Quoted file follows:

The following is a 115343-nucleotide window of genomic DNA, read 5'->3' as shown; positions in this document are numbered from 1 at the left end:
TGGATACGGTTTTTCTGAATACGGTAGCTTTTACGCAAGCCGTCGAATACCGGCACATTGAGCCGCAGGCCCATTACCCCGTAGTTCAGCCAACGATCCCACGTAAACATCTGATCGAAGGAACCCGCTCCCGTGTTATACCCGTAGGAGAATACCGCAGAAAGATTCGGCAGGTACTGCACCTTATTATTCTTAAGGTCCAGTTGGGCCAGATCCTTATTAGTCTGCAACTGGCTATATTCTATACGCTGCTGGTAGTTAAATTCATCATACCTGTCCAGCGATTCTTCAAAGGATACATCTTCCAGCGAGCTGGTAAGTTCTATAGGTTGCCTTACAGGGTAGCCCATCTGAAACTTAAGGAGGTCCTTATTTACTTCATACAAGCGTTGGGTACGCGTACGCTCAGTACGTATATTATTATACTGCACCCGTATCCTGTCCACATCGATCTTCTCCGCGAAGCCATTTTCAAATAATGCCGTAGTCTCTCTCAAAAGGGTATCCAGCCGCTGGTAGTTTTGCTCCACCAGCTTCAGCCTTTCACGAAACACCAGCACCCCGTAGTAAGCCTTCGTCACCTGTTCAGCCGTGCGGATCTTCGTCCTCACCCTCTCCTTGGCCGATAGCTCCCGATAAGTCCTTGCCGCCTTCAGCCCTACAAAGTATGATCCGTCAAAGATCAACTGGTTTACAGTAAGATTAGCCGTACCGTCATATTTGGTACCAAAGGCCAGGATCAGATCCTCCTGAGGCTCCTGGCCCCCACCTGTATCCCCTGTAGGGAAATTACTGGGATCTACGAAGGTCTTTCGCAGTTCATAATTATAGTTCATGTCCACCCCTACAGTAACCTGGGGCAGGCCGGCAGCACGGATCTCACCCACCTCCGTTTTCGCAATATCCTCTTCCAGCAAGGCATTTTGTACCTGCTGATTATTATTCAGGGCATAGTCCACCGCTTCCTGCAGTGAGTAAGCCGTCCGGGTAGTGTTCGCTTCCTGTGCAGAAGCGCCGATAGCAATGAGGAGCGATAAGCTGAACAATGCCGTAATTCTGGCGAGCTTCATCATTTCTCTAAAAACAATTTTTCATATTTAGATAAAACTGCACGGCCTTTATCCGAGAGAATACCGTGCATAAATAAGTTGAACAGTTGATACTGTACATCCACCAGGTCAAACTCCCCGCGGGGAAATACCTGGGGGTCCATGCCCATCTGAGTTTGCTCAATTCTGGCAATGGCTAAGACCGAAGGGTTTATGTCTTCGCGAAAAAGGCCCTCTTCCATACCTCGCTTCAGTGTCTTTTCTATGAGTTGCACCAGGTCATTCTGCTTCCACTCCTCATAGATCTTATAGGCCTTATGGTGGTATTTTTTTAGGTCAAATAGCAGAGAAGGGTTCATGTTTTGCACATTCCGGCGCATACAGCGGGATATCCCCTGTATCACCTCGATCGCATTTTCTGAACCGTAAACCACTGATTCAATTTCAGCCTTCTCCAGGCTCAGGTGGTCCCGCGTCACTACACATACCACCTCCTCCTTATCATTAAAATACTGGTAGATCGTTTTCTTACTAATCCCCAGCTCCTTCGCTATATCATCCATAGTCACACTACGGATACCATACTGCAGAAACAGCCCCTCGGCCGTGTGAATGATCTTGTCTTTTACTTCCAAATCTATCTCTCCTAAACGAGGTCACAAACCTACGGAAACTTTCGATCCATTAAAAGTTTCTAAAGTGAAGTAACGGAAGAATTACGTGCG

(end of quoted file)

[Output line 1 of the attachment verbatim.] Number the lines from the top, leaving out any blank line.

The following is a 115343-nucleotide window of genomic DNA, read 5'->3' as shown; positions in this document are numbered from 1 at the left end: